Transcribed from History of Wyandotte County Kansas and its people ed. and comp. by Perl W. Morgan. Chicago, The Lewis publishing company, 1911. 2 v. front., illus., plates, ports., fold. map. 28 cm. [Vol. 2 contains biographical data. Paged continuously.] p. 668-669 transcribed by students from USD 508, Baxter Springs Middle School, Baxter Springs, Kansas, on December 1, 2000.


William B. Thomas

WILLIAM B. THOMAS. - Beginning for himself the struggle for advancement among men at the early age of fifteen, learning a trade as a means to the accomplishment of his purpose in life, and adhering to one line of effort for a continuous period of thirty years, William B. Thomas, who conducts a very successful and profitable business enterprise in Kansas City, Kansas, has made his way steadily to worldly comfort and independence, albeit his path has been beset with obstacles and his progress has been several times stayed by adversities of a severe and trying nature.

Mr. Thomas is a native of McDonough county, Illinois, where he was born on April 17, 1864. He is a son of W. O. and Mary (Broaddus) Thomas, the father a native of Ohio and the mother of Illinois, and residents of McDonough county, Illinois, until 1886, when they moved to Kansas City, Missouri. There all the subsequent years of their lives have been passed in comfort, and they have been rich in the esteem and good will of all who have known them well enough to have cognizance of their worth. Their son, William B. Thomas, obtained a limited education in the district schools of his native county, attending them during the winter months for a few years with as much regularity as his circumstances allowed. Early in life he was filled with a strong desire to carve out a career for himself, unaided by family influence and independent of family considerations. In 1879, therefore, when he was but fifteen years old, he went to Chicago on his own account wholly and started out in life for himself. In that city he learned his trade as a paper hanger and decorator, acquiring a thorough knowledge of it in three years. At the end of that period he changed his residence to Kansas City, Missouri, arriving there in the winter of 1883 and at once opening a shop of his own for a paper hanging and decorating business, which he carried on for one year.

Desire for another change and the promise involved in a good opening induced him to move to Arkansas City, Kansas, at the end of a year, and in that location he prospered and made substantial advancement until 1889. There, as elsewhere, he followed paper hanging and decorating on his own account, and by his skill, good taste and conscientious attention to his business won a high and widespread reputation in his craft and considerable favor and esteem among the people.

The field for his operations in Arkansas City became too small for his ambition, and he determined in the year last mentioned to seek one of wider scope and greater opportunities. Accordingly he came to Kansas City, Kansas, and established himself in the suburb of Armourdale. Here he remained and flourished fourteen years, and was on the high road to big business success when a disastrous flood swept away his property and his attachment to the place. The next three years were passed by him in the city of Wagoner, in what was then Indian Territory but is now a part of the new and highly progressive state of Oklahoma.

Kansas City, Kansas, still had a hold on his regard, however, and he found himself longing to return to it. His three years in Oklahoma had intensified his desire, and at the end of the period he sold all his interests there and came back to gratify it. He at once opened another paper hanging establishment in Kansas City, locating at 946 Central avenue, where he is still conducting an extensive business, handling wall paper, room moldings and other decorative and finishing materials, and doing a great deal of work in putting them up in all kinds of structures. His business is so considerable as to necessitate his employmeant of several men, and it occupys all his own time and industry, except what has been required for the active duties of citizenship and efforts to promote the welfare of the community by efficient help in the administration of its public affairs. Mr. Thomas has long been very zealous and energetic in connection with the political, fraternal and social life of his city and county, and is regarded as one of their most useful and representative citizens. Fraternally he is connected with the Order of Elks and the Modern Woodmen of America, belonging to organizations of these fraternities in Kansas City. Politically he is a firm and faithful member of the Democratic party and at all times effective in its service. In 1902 he was elected a member of the city council for a term of two years. In the fall of 1910 he became the nominee and successful candidate of his party to represent his district in the Lower House of the State Legislature, of which he is now (1911) a member. In public office as in private life he has been true and faithful, diligent and capable, attentive to every duty and strictly upright, working out a career that is creditable to him and has been of great service to the people whose interests he has had in charge.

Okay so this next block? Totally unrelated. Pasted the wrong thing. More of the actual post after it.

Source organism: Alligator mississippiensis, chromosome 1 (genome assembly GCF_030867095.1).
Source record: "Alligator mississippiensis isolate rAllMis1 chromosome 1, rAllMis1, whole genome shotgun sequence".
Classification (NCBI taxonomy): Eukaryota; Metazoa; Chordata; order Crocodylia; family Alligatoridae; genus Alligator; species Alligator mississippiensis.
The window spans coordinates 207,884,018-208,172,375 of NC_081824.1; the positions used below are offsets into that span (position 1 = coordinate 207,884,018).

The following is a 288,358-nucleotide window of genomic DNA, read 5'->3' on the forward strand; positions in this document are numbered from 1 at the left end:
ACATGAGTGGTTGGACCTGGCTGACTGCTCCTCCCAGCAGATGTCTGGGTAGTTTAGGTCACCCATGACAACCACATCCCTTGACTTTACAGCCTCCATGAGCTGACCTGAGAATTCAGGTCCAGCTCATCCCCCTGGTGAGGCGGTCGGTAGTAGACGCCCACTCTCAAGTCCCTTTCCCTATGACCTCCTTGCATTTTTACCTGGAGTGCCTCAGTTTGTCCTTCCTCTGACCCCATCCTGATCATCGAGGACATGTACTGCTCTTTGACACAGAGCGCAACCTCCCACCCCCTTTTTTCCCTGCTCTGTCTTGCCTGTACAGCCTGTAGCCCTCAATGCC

In 1883 he was married in Kansas City, Kansas, to Miss Ada C. Toland, a daughter of Nelson and Sarah (Cox) Toland. Five children have been born of the union, all sons and all living. They are: Dayton T., Ralph B., Roy N., Walter O. and J. Earl. They have all been educated in the public schools of their native city, attending the lower grades and the high school and making good records in both. Like their parents, the young men are highly esteemed as worthy and useful citizens in all parts of the city and wherever else the people have knowledge of them.



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